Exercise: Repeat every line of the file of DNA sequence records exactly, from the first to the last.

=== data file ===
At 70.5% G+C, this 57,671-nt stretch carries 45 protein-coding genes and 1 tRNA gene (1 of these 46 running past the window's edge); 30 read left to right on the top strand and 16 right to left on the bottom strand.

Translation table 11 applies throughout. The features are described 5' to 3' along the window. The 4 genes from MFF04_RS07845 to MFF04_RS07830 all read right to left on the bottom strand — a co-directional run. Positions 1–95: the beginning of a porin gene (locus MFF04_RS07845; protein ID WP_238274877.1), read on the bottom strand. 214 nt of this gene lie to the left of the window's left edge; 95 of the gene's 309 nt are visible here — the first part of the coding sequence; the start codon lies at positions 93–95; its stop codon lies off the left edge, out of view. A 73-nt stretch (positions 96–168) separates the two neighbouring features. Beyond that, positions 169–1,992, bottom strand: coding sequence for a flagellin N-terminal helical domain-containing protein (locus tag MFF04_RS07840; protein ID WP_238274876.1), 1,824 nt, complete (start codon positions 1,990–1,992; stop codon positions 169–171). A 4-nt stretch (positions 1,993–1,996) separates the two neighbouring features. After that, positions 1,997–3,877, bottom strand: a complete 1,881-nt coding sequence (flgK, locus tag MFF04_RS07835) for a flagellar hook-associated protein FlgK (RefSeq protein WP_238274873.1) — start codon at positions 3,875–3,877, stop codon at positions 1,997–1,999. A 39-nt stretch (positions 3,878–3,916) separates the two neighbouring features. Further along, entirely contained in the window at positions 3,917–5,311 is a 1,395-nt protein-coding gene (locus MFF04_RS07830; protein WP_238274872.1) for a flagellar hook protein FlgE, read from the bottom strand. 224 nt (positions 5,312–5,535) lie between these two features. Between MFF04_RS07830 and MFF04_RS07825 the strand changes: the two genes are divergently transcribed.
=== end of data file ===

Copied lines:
At 70.5% G+C, this 57,671-nt stretch carries 45 protein-coding genes and 1 tRNA gene (1 of these 46 running past the window's edge); 30 read left to right on the top strand and 16 right to left on the bottom strand.

Translation table 11 applies throughout. The features are described 5' to 3' along the window. The 4 genes from MFF04_RS07845 to MFF04_RS07830 all read right to left on the bottom strand — a co-directional run. Positions 1–95: the beginning of a porin gene (locus MFF04_RS07845; protein ID WP_238274877.1), read on the bottom strand. 214 nt of this gene lie to the left of the window's left edge; 95 of the gene's 309 nt are visible here — the first part of the coding sequence; the start codon lies at positions 93–95; its stop codon lies off the left edge, out of view. A 73-nt stretch (positions 96–168) separates the two neighbouring features. Beyond that, positions 169–1,992, bottom strand: coding sequence for a flagellin N-terminal helical domain-containing protein (locus tag MFF04_RS07840; protein ID WP_238274876.1), 1,824 nt, complete (start codon positions 1,990–1,992; stop codon positions 169–171). A 4-nt stretch (positions 1,993–1,996) separates the two neighbouring features. After that, positions 1,997–3,877, bottom strand: a complete 1,881-nt coding sequence (flgK, locus tag MFF04_RS07835) for a flagellar hook-associated protein FlgK (RefSeq protein WP_238274873.1) — start codon at positions 3,875–3,877, stop codon at positions 1,997–1,999. A 39-nt stretch (positions 3,878–3,916) separates the two neighbouring features. Further along, entirely contained in the window at positions 3,917–5,311 is a 1,395-nt protein-coding gene (locus MFF04_RS07830; protein WP_238274872.1) for a flagellar hook protein FlgE, read from the bottom strand. 224 nt (positions 5,312–5,535) lie between these two features. Between MFF04_RS07830 and MFF04_RS07825 the strand changes: the two genes are divergently transcribed.